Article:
Court Buckles Down : Owner May Be Liable for Passenger Injury if Car Lacks Seat Belts

Times Staff Writer

In a precedent-setting decision, a state appellate court has ruled that an automobile owner or driver whose car is not equipped with seat belts may be liable if a passenger in the car is injured in an accident--even if the driver or owner did not cause the accident.

The ruling Wednesday by the 4th District Court of Appeal overturned a May, 1983, decision by a San Diego Superior Court judge who ruled that an individual driver or car owner was not required by law to provide seat belts for passengers.

Candace Twohig was a passenger in car driven by Janet Briner when Briner was involved in a collision in October, 1979. Briner was not at fault in the accident, but Twohig sued, arguing that the lack of seat belts in Briner’s car contributed to her injuries. Briner admitted that she had removed the seat belts after buying the car.

In a brief filed before the appeals court by San Diego attorney James Warner, Twohig, an airline flight attendant, said she had a right to sue because she had a reasonable right to assume that the car she was riding in was safe. Twohig argued that Briner had breached her duty to maintain the car in safe operating condition when she removed the seat belts.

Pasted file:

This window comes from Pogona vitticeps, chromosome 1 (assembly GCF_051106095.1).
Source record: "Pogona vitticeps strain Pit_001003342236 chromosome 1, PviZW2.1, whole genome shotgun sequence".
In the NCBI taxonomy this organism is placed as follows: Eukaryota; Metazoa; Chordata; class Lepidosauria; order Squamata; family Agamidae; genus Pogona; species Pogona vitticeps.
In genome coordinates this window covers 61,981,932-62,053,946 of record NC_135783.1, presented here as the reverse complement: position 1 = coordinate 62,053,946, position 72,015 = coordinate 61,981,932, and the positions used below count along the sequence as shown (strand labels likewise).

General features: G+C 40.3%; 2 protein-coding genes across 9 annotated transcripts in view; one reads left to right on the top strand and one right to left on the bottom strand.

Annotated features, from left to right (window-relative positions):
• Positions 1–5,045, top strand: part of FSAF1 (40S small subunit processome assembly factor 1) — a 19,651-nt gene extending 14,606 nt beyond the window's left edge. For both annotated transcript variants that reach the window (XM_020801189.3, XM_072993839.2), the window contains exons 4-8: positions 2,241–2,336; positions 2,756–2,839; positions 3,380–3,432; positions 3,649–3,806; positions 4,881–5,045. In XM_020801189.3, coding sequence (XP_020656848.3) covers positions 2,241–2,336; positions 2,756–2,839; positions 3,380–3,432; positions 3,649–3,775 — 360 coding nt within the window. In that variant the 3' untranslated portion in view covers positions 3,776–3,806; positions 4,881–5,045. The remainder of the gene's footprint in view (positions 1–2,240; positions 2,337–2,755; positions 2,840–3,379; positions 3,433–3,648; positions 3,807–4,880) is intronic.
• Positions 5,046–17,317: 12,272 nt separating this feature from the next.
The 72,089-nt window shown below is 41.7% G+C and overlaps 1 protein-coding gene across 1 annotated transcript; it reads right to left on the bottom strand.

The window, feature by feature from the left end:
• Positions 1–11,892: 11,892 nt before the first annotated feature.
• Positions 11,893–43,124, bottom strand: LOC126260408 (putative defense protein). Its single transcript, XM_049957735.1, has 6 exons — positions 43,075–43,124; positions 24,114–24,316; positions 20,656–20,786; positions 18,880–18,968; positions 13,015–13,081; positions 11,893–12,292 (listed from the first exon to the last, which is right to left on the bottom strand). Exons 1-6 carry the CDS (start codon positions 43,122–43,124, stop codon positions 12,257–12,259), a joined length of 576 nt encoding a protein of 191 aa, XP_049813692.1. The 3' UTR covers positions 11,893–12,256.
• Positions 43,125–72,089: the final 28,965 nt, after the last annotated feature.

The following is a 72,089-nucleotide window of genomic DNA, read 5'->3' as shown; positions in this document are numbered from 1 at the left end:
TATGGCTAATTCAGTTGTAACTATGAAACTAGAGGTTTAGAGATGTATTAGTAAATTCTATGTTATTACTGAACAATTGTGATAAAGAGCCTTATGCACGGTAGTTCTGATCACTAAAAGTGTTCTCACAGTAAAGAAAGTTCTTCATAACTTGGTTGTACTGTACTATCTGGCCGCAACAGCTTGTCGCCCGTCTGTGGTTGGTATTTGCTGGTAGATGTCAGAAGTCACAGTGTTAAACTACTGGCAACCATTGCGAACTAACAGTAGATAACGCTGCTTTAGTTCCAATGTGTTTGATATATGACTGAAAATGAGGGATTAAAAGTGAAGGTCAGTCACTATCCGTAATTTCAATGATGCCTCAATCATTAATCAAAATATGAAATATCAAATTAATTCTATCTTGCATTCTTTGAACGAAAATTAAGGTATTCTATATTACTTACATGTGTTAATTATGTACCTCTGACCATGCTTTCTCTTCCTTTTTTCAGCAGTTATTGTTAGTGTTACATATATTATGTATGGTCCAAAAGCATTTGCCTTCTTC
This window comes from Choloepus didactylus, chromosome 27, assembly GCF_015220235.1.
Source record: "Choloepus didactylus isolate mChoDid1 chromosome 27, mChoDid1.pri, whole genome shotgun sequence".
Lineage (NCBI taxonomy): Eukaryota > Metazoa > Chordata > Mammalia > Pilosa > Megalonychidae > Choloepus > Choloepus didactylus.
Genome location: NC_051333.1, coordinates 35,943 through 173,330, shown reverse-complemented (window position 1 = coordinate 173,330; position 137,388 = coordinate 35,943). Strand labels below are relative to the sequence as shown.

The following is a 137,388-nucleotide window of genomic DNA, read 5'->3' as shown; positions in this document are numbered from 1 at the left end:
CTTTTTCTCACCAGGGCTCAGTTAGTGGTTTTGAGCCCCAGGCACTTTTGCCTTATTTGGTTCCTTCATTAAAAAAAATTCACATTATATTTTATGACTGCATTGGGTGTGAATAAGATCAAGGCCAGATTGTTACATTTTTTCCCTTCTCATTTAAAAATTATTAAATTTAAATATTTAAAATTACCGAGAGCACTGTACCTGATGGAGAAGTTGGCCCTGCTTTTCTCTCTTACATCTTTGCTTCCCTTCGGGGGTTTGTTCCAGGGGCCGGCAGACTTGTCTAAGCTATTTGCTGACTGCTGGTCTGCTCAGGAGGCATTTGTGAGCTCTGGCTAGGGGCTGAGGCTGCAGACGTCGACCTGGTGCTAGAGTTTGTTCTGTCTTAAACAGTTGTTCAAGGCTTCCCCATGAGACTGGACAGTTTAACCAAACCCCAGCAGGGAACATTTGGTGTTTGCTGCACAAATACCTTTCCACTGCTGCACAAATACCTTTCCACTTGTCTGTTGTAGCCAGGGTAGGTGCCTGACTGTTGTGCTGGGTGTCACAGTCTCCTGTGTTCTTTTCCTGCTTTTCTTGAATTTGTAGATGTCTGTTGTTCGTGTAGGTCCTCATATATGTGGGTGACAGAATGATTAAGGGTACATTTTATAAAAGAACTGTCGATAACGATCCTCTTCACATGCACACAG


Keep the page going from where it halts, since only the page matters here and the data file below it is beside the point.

The justices agreed, noting: “Since the ‘seat belt defense’ in this state places the burden of ‘buckling up’ on the passenger, at minimum, an owner/operator should not remove installed auto safety belts.”

According to the justices, Briner had “a statutory and common law duty to use reasonable and ordinary care to prevent increasing the danger of injury to a passenger . . .”

The appeals court further noted that Twohig’s argument was not whether Briner should have provided seat belts but “whether removing seat belts breaches the duty of care owed a passenger.”

In a brief filed by her attorneys, Briner contended that removing the seat belts was not unreasonable and argued that the injuries suffered by Twohig were not “reasonably foreseeable under the circumstances.”


Federal law requires manufacturers to install seat belts in all new cars built after Jan. 1, 1968. A bill requiring all drivers and passengers to wear seat belts is pending in the state Legislature.

Warner said that he will proceed with a lawsuit against Briner, seeking compensation for the broken leg and facial injuries Twohig suffered in the accident.